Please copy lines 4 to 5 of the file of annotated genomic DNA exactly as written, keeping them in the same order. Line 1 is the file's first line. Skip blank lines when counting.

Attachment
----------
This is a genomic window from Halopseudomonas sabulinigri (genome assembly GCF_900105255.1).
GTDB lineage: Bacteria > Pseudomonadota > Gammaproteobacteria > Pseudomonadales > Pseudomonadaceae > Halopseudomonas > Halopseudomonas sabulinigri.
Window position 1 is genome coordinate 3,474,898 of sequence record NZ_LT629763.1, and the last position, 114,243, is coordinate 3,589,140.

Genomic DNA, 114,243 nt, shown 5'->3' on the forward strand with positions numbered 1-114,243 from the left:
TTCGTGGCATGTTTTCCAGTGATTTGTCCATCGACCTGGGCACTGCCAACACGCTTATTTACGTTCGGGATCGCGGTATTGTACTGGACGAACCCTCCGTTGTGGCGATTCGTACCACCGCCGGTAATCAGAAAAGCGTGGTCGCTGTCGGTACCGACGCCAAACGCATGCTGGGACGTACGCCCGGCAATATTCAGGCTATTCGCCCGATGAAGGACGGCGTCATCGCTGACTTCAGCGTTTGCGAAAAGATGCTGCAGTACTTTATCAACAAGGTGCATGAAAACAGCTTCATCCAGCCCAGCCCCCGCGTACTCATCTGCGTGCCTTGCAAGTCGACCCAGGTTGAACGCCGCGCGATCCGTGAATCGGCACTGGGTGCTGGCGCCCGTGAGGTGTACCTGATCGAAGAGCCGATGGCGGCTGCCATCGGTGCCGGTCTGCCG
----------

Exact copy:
Genomic DNA, 114,243 nt, shown 5'->3' on the forward strand with positions numbered 1-114,243 from the left:
TTCGTGGCATGTTTTCCAGTGATTTGTCCATCGACCTGGGCACTGCCAACACGCTTATTTACGTTCGGGATCGCGGTATTGTACTGGACGAACCCTCCGTTGTGGCGATTCGTACCACCGCCGGTAATCAGAAAAGCGTGGTCGCTGTCGGTACCGACGCCAAACGCATGCTGGGACGTACGCCCGGCAATATTCAGGCTATTCGCCCGATGAAGGACGGCGTCATCGCTGACTTCAGCGTTTGCGAAAAGATGCTGCAGTACTTTATCAACAAGGTGCATGAAAACAGCTTCATCCAGCCCAGCCCCCGCGTACTCATCTGCGTGCCTTGCAAGTCGACCCAGGTTGAACGCCGCGCGATCCGTGAATCGGCACTGGGTGCTGGCGCCCGTGAGGTGTACCTGATCGAAGAGCCGATGGCGGCTGCCATCGGTGCCGGTCTGCCG